We all know that some instances of display marketing can be linked to impression fraud, but I bet you didn’t know the full extent of the problem. Some studies estimate that over 25% of display ads can be linked to fraud.
These worrying findings have stirred up a lot of debate and discussion within the advertising industry, with a more or less even split between people who say the fault is with consumers, and those claiming that people on the seller side should be doing more to prevent impression fraud.
Although the majority are aware of the issue, and steps are (supposedly) being taken to remedy it, there are certain things buyers can do to make sure they’re not one of the victims.
Develop a white list
When on the buyer’s side, you should take a long, hard look at your media plan in order to determine how much transparency you have to the URL level. Purchases from established and well-reputed media outlets may have some fraud here and there, but the frequency tends to be much lower than with long-tail exchange inventory. Make a note of those sites which give you control over where your ads will run, and start building a white list of those you feel comfortable with.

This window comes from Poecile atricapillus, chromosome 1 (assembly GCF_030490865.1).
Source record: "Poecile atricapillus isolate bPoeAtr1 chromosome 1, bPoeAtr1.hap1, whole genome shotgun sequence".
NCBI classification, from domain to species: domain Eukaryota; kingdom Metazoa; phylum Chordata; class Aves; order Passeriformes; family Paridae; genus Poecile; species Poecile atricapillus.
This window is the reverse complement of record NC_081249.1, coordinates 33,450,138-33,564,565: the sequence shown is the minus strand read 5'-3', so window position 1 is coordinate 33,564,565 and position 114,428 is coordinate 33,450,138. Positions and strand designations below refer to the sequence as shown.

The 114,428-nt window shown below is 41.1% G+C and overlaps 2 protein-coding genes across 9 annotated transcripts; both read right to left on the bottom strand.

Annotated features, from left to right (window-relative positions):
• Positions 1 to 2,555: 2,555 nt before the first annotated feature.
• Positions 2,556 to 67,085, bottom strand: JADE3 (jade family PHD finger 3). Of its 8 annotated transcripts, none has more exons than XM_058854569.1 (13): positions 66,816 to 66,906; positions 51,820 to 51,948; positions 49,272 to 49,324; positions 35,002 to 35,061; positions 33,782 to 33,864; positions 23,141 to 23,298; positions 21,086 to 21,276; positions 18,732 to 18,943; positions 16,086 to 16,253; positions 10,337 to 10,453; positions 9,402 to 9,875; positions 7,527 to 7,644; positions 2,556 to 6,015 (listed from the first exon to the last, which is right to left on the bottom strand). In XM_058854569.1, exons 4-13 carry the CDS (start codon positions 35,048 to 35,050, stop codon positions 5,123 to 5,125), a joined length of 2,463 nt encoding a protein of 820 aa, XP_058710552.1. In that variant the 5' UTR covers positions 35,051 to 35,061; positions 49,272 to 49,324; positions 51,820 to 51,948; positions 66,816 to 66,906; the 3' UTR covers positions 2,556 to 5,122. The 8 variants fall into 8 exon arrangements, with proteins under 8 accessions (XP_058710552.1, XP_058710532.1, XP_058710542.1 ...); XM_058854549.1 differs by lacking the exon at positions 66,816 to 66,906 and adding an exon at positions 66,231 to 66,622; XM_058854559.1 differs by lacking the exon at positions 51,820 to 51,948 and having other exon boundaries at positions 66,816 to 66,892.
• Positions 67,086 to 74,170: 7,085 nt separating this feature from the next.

There are a number of external companies and programs that can help you compose white lists. If you’re choosing to assess URLs manually, there are a few tell-tale signs that a site is teeming with bots. These include; no ‘about us’ or contact pages, a general lack of information about the site’s management, missing dates and bylines on articles, plagiarised content, and five or more ad slots. By carefully utilising this white list approach, those using programmatic buying can make a huge improvement in avoiding obscure URLs that may have bad traffic. This has proven to be far more effective than a black list method, which requires constant updating to stay one step ahead of the feverish methods of fraudsters.
Test a detection company
As mentioned above, using third-party software can save you a lot of time and worry, and most offer a free trial which can be very insightful. Before you get tied down to a long-term agreement with one of these companies, it’s advisable to work with a few media vendors, updating proof of performance conditions and set a few clear targets for your campaigns. If you have a significant RTB budget, you should consider a solution that actively prevents fraud as well as detecting it.
Optimise away from impression fraud
While bots love to click on ads and visit the advertiser’s landing page, they do not buy products. Simply put, by establishing a reliable feed into sales data, you can avoid optimising in favour of fraudsters. The longer you wait, the worse the problem will get, so take active steps to reduce purchases from a dodgy inventory today, or you’ll only see more and more of your impressions served up to bots.